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Peripherally Inserted Central Catheters And Midline Catheters
WHAT YOU NEED TO KNOW:
A catheter is a small tube used to give treatments and to take blood. The catheter is guided into place through a peripheral vein in your upper arm. Peripheral veins lead from your arms and legs to your heart. A peripherally inserted central catheter (PICC) is guided into a vein near the heart. A midline catheter is guided into a vein below the armpit.
HOW TO PREPARE:
Before your procedure:
- Tell caregivers if you are allergic to latex or have any other allergies. Tell them if you had radiation or surgery on your chest, or any problems with a PICC or midline catheter.
- You may need treatment for medical problems, such as an infection or a bleeding condition. Your caregiver may use an ultrasound to find your veins. He will also make sure the veins are healthy enough for a catheter. Write down the date, time, and location of each test .
The day of your procedure:
- Write down the correct date, time, and location of your procedure.
- Ask your caregiver before taking any medicine on the day of your procedure. These medicines include insulin, diabetic pills, high blood pressure pills, or heart pills. Bring a list of all the medicines you take, or your pill bottles, with you to the hospital.
- You or a close family member will be asked to sign a legal document called a consent form. It gives caregivers permission to do the procedure or surgery. It also explains the problems that may happen, and your choices. Make sure all your questions are answered before you sign this form.
WHAT WILL HAPPEN:
What will happen:
- A band may be tightened around your arm. This helps your caregiver see your veins. The band also stops blood from flowing into the vein while caregivers place the catheter. Your caregiver may give you local anesthetic (numbing medicine) in the area where your catheter will be placed.
- Your caregiver will put a needle through your skin and into your vein. Caregivers use ultrasound or x-ray to place the catheter correctly. Tell your caregiver if you feel pain or tingling while the catheter is being placed.
- The needle and sheath (covering) will be removed, and the catheter will be left in the vein. Caregivers may secure the catheter to your skin with tape or stitches. A new bandage will be placed over the area to keep it clean and to help prevent infection.
After your procedure:
If you have a PICC, a chest x-ray will be done to show caregivers the location of the catheter tip.
CONTACT YOUR HEALTHCARE PROVIDER IF:
- You cannot make it to your procedure on time.
- You get sick with a cold or flu, or you have a fever.
- One or more attempts may be needed to place the catheter. The vein where your catheter is placed may become irritated, and your skin may get red, painful, and blister. When the catheter is put in, your vein may tear, or the catheter may injure a nerve. The area around your catheter may get infected, or you may get an infection in your bloodstream. Your catheter may get blocked, and caregivers may need to remove or replace it.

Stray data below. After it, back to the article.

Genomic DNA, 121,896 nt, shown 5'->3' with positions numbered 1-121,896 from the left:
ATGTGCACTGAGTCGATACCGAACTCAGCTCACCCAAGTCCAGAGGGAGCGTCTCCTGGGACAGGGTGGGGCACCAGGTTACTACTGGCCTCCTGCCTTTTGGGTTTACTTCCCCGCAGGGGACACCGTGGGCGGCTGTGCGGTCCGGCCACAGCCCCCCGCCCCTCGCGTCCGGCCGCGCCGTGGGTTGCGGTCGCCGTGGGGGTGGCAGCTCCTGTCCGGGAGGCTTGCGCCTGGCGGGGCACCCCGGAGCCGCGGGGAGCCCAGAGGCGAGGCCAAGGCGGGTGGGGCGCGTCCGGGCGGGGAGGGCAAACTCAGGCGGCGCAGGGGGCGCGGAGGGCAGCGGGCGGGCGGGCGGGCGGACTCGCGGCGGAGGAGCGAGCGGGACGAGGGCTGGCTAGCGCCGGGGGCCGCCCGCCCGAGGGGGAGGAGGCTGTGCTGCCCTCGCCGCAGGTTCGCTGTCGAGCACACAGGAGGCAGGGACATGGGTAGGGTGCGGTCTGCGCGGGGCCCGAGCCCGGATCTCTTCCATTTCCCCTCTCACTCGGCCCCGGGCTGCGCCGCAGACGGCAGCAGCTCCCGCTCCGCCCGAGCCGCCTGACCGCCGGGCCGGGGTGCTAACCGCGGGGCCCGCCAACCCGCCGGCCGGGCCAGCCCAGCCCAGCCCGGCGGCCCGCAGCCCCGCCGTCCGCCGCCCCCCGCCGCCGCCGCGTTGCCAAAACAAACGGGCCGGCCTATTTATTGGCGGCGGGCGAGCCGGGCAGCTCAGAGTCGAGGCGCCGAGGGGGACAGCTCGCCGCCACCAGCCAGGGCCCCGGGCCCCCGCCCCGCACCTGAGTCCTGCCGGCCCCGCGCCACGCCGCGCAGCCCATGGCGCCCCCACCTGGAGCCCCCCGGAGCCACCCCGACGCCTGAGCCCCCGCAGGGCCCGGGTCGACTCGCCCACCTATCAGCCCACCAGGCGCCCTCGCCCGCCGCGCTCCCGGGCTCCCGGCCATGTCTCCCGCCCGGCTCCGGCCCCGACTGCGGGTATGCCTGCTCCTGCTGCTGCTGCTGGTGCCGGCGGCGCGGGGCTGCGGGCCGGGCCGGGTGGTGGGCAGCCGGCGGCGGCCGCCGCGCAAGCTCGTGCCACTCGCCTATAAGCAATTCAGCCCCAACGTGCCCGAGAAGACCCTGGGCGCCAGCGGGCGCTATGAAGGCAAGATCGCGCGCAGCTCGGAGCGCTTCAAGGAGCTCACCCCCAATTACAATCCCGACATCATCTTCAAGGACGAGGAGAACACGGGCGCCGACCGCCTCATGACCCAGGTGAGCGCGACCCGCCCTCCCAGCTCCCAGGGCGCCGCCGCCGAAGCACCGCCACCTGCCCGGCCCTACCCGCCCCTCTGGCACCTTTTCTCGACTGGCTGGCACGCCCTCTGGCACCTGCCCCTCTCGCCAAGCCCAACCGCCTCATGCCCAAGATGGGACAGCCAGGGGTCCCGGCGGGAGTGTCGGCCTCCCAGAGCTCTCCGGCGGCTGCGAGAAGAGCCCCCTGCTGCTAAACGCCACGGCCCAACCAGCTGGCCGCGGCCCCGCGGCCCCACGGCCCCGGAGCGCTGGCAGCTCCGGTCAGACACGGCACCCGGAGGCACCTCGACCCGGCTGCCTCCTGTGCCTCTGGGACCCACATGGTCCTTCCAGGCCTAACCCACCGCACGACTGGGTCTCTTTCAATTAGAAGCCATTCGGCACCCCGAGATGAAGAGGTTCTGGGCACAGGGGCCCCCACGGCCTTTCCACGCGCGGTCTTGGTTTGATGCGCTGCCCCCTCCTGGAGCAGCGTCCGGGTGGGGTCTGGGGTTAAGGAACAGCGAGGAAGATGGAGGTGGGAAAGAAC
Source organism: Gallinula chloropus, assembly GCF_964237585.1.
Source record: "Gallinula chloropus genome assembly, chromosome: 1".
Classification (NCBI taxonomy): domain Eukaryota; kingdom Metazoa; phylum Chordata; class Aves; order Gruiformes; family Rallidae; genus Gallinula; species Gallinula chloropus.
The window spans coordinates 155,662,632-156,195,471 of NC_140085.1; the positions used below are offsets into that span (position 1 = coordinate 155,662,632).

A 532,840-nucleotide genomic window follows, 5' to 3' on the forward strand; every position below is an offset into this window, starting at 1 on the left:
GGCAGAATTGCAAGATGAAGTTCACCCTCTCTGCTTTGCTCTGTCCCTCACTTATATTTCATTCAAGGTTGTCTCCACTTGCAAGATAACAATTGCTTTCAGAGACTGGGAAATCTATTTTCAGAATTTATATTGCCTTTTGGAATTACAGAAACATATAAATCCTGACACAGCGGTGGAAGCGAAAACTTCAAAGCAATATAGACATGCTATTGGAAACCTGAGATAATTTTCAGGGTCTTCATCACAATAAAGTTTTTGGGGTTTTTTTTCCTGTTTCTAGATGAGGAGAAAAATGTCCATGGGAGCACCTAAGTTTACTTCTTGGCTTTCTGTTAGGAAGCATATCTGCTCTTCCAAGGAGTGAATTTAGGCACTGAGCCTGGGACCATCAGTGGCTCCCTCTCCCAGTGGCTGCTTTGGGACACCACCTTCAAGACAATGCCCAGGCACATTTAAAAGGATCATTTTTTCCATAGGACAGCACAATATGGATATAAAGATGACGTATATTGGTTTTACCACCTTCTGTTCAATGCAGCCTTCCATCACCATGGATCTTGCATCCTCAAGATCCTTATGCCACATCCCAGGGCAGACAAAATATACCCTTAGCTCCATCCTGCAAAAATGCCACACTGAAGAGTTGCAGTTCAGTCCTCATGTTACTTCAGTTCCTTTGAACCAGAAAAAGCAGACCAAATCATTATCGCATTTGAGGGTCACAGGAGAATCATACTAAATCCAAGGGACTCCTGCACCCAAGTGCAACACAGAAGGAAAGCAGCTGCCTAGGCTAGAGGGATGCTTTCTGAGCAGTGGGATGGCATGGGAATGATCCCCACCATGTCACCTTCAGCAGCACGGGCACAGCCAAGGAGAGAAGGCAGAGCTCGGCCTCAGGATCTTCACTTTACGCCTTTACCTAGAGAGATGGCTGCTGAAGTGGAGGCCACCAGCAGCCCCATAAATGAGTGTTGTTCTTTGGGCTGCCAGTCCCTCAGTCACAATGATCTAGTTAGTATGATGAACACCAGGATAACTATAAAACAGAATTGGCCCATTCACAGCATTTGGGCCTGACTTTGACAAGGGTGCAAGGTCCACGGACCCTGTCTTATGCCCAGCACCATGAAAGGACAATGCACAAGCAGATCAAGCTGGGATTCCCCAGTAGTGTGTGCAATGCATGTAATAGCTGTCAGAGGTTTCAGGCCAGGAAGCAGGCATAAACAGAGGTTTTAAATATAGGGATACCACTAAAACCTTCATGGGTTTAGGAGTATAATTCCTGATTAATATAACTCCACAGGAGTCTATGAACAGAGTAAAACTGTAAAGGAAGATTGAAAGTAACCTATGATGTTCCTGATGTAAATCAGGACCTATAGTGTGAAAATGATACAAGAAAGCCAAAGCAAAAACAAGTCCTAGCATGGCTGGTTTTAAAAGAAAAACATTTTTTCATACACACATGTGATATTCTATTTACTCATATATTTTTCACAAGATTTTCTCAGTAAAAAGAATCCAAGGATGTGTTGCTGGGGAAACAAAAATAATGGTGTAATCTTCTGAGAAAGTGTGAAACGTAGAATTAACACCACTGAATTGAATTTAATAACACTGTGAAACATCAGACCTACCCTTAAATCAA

- The catheter may break, bend, or move out of place. The IV medicine may leak outside your vein and cause pain, swelling, or blisters. You can have bleeding, an allergy to heparin, or heparin-induced thrombocytopenia (HIT). HIT is a low number of blood platelets, which increases the risk of bleeding. You may get a blood clot in your arm. This can cause pain and swelling, and can stop blood from flowing where it needs to go in your body. The blood clot may break loose and travel to your lungs or brain. A blood clot in your lungs can cause chest pain and trouble breathing. A blood clot in your brain can cause a stroke. These problems can be life-threatening.
- If you do not have a catheter placed, you may need to get multiple needle sticks. It may be hard for caregivers to give you the treatment that you need. Your condition may get worse, or you may die. Contact your caregiver if you are worried or have questions about having a catheter placed.
Care AgreementYou have the right to help plan your care. Learn about your health condition and how it may be treated. Discuss treatment options with your caregivers to decide what care you want to receive. You always have the right to refuse treatment.
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The above information is an educational aid only. It is not intended as medical advice for individual conditions or treatments. Talk to your doctor, nurse or pharmacist before following any medical regimen to see if it is safe and effective for you.